complex domain decomposition and cores mapping in LAMMPS

Dear LAMMPS users,

I’m interested in the current status of the domain decomposition and
load balancing (processor assignment) problems (further, call it
topologies) in LAMMPS. I use processors command and balance fix but
I’m looking for a more general tools (below I explain examples of
problems I’m solving). So I’m interested in works regarding this
issues - may be someone knows a LAMMPS version developed by some
laboratory where people implemented complicated topologies strategies
such as recursive orthogonal bisection or any other.

In my simulations, I simulate a suspension flow in the network of
connected pipes, so the most volume of the computational domain is
free of particles. Thus, the most processors are idle. I’m trying to
use processors command to improve situation by, for instance, dividing
domain in sub-domain only in one direction (in z if my tubes are
longer in this direction). But it solves the problem only for
relatively simple networks.

So I’m thinking, may be there are some people working on implementing
a general topology layer in LAMMPS which allows to express complicated
computational domains as well as processors mappings. If there is no
one working on this problem, how do you think might it be useful for
LAMMPS users in general?

kilill,

since nobody else stepped up so far,
a few comments and a suggestion from
somebody who has some vested interest
in these issues, and a partial solution to offer.

Dear LAMMPS users,

I’m interested in the current status of the domain decomposition and
load balancing (processor assignment) problems (further, call it
topologies) in LAMMPS. I use processors command and balance fix but
I’m looking for a more general tools (below I explain examples of
problems I’m solving). So I’m interested in works regarding this
issues - may be someone knows a LAMMPS version developed by some
laboratory where people implemented complicated topologies strategies
such as recursive orthogonal bisection or any other.

i don't know anybody and it sounds awfully complicated.

In my simulations, I simulate a suspension flow in the network of
connected pipes, so the most volume of the computational domain is
free of particles. Thus, the most processors are idle. I’m trying to
use processors command to improve situation by, for instance, dividing
domain in sub-domain only in one direction (in z if my tubes are
longer in this direction). But it solves the problem only for
relatively simple networks.

So I’m thinking, may be there are some people working on implementing
a general topology layer in LAMMPS which allows to express complicated
computational domains as well as processors mappings. If there is no
one working on this problem, how do you think might it be useful for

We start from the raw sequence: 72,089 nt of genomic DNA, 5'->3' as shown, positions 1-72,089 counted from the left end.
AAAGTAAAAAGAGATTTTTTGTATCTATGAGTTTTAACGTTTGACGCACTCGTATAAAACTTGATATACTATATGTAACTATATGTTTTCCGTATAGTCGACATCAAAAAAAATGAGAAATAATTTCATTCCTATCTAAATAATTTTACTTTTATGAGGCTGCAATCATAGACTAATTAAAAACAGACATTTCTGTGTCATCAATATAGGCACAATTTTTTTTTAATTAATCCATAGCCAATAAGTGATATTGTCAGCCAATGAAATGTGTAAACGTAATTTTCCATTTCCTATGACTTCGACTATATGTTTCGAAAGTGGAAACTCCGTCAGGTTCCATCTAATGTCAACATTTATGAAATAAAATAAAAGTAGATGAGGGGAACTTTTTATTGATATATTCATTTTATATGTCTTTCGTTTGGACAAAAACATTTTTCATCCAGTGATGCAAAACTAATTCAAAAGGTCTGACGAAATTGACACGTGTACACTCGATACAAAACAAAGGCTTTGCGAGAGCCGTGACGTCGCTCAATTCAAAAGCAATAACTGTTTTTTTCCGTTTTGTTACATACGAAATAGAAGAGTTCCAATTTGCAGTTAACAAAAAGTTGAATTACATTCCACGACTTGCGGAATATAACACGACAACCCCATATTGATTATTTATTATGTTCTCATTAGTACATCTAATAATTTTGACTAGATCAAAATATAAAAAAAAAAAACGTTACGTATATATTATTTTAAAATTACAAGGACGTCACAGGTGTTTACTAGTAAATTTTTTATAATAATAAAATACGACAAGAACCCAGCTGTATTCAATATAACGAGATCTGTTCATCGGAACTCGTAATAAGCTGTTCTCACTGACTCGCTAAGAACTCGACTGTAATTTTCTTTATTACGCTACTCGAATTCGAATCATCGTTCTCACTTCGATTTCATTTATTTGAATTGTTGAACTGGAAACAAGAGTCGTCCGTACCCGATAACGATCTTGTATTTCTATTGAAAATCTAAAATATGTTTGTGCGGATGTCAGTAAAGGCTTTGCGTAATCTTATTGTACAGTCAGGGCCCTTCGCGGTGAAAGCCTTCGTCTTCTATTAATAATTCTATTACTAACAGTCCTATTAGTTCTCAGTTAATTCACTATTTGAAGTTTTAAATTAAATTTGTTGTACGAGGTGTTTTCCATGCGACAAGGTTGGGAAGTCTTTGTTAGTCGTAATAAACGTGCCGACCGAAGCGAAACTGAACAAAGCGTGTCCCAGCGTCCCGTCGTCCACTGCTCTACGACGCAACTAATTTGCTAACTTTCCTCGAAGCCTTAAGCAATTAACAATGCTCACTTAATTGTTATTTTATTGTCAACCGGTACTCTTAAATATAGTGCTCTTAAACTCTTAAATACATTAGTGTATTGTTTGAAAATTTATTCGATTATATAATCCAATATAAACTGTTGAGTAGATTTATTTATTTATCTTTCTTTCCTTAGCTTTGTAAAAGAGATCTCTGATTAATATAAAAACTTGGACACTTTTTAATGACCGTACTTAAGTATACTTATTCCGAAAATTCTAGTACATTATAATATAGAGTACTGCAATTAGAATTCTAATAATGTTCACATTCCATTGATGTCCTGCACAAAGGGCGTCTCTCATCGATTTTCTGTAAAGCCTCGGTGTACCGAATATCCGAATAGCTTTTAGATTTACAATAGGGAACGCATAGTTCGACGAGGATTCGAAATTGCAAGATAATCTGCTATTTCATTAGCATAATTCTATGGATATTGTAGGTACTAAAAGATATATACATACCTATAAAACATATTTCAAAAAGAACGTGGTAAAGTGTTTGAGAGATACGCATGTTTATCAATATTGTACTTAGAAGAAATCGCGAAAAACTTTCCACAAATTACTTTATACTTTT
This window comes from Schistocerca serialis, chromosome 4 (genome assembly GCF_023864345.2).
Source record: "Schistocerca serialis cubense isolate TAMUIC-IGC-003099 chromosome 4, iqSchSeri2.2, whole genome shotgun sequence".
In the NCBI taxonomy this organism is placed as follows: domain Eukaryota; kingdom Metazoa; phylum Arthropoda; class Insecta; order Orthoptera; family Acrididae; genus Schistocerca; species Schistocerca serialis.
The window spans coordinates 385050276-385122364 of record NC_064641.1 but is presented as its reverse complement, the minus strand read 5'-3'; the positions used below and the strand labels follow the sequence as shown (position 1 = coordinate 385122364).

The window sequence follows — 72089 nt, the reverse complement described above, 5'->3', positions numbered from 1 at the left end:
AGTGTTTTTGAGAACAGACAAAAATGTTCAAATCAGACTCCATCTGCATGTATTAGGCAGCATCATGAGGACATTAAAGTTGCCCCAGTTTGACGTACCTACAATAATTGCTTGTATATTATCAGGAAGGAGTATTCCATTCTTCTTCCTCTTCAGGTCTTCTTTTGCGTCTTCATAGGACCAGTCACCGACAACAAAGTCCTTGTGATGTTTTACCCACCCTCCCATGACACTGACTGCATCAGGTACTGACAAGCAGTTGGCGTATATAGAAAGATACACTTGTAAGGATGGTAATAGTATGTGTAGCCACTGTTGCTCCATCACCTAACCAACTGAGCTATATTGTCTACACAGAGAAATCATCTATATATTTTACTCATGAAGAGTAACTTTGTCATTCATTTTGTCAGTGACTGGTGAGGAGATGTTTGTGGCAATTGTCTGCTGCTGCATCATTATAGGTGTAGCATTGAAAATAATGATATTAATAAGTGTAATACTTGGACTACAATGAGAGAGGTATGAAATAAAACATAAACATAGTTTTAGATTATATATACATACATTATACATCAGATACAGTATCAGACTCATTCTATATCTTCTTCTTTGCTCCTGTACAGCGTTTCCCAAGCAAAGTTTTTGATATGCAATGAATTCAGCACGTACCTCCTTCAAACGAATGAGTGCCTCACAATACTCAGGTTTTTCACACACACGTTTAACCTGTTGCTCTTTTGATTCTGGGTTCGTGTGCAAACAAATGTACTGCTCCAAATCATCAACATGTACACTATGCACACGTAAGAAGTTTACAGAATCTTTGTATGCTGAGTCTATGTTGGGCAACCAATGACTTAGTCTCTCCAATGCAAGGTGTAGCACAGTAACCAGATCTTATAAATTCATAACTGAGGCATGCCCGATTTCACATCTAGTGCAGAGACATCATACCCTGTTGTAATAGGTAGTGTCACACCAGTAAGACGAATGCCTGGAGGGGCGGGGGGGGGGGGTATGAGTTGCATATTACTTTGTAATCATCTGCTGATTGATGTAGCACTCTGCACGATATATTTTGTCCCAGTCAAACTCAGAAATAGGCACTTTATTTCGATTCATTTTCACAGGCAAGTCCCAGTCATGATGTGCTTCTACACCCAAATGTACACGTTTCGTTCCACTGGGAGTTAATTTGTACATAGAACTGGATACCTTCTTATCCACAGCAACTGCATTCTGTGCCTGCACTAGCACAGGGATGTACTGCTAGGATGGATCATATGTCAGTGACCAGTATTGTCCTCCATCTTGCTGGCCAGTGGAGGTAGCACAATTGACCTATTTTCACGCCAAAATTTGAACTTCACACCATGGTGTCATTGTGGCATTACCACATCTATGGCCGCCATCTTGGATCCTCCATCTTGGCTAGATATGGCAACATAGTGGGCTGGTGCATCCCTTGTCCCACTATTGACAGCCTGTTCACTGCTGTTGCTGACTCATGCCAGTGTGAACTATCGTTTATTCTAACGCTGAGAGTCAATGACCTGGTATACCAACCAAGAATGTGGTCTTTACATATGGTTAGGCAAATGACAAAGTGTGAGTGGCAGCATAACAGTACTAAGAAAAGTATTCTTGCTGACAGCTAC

LAMMPS users in general?

i believe the vast majority of LAMMPS applications won't need this and
would not want the overhead of having to deal with complex topologies.
the field that may benefit from this the most would be people doing
discrete element modeling or granular media, since that almost always
has to deal with sparsely populated domains. in fact, this is where
the basic concept of the balance command originates from.

as you have already discovered, this approach works reasonably well in
one dimension, but has problems in two and even more in three
dimensions. even more, the number of particles is not always a good
indicator for the amount of work done in a domain, which typically
also depends a lot on the computational effort of an interaction model
and the number of neighbors.

with this in mind, there are two rather simple things that could be
done without having to rewrite the complete communication
infrastructure:
- add a timing feedback to the load balancing, i.e. measure the load
imbalance and try to add this as a bias to the particle count based
load distribution.
- use a particle decomposition on top of the domain decomposition for
parallelization. this is implemented in the USER-OMP package in the
multi-threading support. and rather transparently to the domain
decomposition based parallelization. the only issue here is that the
USER-OMP package was implemented with the goal to make efficient use
of a small number of threads
resulting in limited scaling with a lot of threads. also, only the
most time consuming parts of the calculation were initially
multi-threaded. thus amdahl's law is rearing its ugly head rather
quickly.

i have some ideas to address both issues, but i am currently lacking
the time to implement them in a more general way, but if you are
willing to share some representative input decks, i am happy to
discuss off-list and make an effort to provide you with some prototype
implementation.

ciao,
    axel.

Separate from Axel's suggestions, which are good ones,
more general load-balancing is a topic we've thought about, but haven't had
a big motivation to do due to lack of problems that need it.

I've used RCB (recursive coordinate bisectioning) in
the past to good effect in other codes. Space-filling
curves are another option for irregular problems.
The downside of these approaches is the overhead they
incur for finding ghost atoms and communicating them.

I think the easiest way to do this in LAMMPS is to replace the Comm class
with an alternate version. It's something we may try out in the
next 6 months to a year due to interest from another project.

Steve